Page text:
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Electricity in Uganda in 2022

Global Ranking: #97
98.9% #5 Low-carbon electricity
13.42 watts #198 Generation / person
46.44 gCO2eq/kWh #8 Carbon Intensity

In 2022, Uganda consumed a total of roughly 5.33 TWh of low-carbon electricity, with hydropower contributing the largest share at 4.81 TWh, while biofuels added a minimal amount. The significant reliance on hydropower shows a strong commitment towards low-carbon energy sources. However, fossil fuel consumption is not explicitly detailed here, which may still play a crucial role given the global transition challenges. When compared to the global average electricity consumption of 425 watts per person, Uganda's electricity generation and consumption are markedly lower, leading to potential constraints on economic development and modern conveniences. Low levels of electricity generation can also impede progress in education, healthcare, and other essential services, impacting overall quality of life.

Suggestions

To increase low-carbon electricity generation, Uganda could draw lessons from other countries' successes in deploying various sustainable energy technologies. For instance, China has substantially increased its share of wind energy, generating 886 TWh, and solar power at 584 TWh. Additionally, countries like Brazil have successfully harnessed wind energy, contributing 96 TWh. Uganda can adopt similar strategies by leveraging its geographical advantages for solar and wind energy installations. Given the relatively similar climate and economic challenges, Uganda might focus on small to medium-scale solar and wind projects that are scalable and financially viable. Adoption of these technologies can dramatically reduce reliance on fossil fuels, while mitigating climate change and air pollution impacts.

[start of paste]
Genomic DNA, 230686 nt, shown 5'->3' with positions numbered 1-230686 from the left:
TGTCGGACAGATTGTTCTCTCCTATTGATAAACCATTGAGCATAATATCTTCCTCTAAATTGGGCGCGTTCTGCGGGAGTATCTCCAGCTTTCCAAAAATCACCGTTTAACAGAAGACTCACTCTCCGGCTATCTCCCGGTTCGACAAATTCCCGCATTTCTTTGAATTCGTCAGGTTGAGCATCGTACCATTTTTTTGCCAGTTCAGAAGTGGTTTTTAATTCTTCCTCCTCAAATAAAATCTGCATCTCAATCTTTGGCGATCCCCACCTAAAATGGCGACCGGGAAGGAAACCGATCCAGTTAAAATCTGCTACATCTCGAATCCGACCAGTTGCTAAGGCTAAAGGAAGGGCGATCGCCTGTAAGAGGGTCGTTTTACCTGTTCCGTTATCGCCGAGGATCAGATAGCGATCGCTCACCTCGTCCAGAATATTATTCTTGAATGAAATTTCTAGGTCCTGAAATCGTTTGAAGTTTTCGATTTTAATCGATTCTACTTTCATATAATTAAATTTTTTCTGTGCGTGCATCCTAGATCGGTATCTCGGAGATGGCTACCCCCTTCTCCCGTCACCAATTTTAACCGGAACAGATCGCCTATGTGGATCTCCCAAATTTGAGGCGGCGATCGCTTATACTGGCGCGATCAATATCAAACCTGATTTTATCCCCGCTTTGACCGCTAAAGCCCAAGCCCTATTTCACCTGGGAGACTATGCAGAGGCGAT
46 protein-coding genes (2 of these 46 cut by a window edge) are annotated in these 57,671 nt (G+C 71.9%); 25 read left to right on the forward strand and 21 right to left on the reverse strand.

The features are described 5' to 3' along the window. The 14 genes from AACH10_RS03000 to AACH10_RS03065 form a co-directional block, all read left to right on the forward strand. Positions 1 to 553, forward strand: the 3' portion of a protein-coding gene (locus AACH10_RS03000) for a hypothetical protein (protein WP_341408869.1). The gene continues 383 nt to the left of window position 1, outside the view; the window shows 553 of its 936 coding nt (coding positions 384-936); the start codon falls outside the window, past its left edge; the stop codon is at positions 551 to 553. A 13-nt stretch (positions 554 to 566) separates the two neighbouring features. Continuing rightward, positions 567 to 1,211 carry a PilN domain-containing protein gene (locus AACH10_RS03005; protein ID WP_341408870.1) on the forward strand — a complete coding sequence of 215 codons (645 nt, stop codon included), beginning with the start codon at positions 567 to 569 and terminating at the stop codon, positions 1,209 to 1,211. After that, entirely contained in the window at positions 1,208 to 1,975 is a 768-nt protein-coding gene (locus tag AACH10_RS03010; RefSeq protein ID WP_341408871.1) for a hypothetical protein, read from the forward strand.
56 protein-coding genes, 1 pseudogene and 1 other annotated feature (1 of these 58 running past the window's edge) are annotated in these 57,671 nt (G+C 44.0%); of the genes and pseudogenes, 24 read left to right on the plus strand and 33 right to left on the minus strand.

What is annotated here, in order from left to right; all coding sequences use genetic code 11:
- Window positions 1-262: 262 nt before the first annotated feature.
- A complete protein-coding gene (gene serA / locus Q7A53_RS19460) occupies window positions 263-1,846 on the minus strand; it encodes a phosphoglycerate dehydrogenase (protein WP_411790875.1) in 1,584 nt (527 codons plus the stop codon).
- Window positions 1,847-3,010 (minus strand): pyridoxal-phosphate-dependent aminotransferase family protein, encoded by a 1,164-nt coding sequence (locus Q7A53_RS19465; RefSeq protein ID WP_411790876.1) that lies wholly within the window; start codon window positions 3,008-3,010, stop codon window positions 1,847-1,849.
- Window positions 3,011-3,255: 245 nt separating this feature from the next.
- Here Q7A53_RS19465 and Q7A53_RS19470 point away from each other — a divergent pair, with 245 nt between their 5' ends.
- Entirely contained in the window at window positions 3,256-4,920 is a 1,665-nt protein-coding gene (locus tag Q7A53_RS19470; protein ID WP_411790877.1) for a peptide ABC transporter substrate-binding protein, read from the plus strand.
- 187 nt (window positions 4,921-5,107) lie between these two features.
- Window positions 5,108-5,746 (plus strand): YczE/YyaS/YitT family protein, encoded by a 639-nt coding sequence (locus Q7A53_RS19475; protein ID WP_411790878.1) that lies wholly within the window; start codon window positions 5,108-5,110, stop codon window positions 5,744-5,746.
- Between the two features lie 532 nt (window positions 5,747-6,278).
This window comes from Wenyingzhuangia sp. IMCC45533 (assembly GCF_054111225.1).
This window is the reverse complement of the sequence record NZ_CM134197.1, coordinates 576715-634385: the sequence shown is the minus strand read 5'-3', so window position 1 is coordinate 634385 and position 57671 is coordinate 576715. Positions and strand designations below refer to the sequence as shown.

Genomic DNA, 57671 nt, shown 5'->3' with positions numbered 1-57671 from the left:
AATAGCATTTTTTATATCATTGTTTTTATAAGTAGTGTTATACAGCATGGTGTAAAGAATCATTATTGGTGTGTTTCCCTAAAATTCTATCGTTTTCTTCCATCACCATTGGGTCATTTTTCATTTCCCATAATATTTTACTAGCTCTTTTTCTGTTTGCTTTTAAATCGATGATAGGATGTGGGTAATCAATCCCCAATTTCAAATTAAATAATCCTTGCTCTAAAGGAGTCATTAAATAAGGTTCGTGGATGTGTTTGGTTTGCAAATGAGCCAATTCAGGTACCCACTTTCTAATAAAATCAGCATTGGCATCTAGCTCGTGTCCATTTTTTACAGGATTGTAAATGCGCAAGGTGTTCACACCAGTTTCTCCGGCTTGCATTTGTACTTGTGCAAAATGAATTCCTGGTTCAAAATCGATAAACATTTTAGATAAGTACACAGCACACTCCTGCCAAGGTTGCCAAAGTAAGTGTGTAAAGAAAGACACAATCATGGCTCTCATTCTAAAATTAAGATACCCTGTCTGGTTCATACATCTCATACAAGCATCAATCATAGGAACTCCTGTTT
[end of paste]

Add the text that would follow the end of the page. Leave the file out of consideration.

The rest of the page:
History

Uganda's journey in low-carbon electricity has predominantly revolved around hydropower. Early efforts date back to 1992, with consistent modest increases in hydro generation noted over the years. Major incremental gains were seen in 2012 with a 0.9 TWh boost and consistent smaller increases thereafter. Although there were slight declines, like in 2006 with a -0.7 TWh change, the country quickly rebounded. The introduction of biofuels in 2015 added a minor contribution, though it fluctuated slightly in subsequent years. Particularly from 2019 onwards, the hydro sector saw positive growth, contributing 0.4 TWh in 2019 and 0.6 TWh in 2021. By 2022, hydro continued its moderate rise with an additional 0.2 TWh, showing resilience and a steady commitment to expanding clean energy. Uganda's historical emphasis on hydropower has laid a strong foundation, but diversifying into other low-carbon sources like wind and solar is essential for future sustainability.

Electricity Imports and Exports

Balance of Trade

Data Sources

For the years 1990 to 1999 the data sources are EIA and Enerdata (imports/exports).
For the years 2000 to 2022 the data source is Ember.
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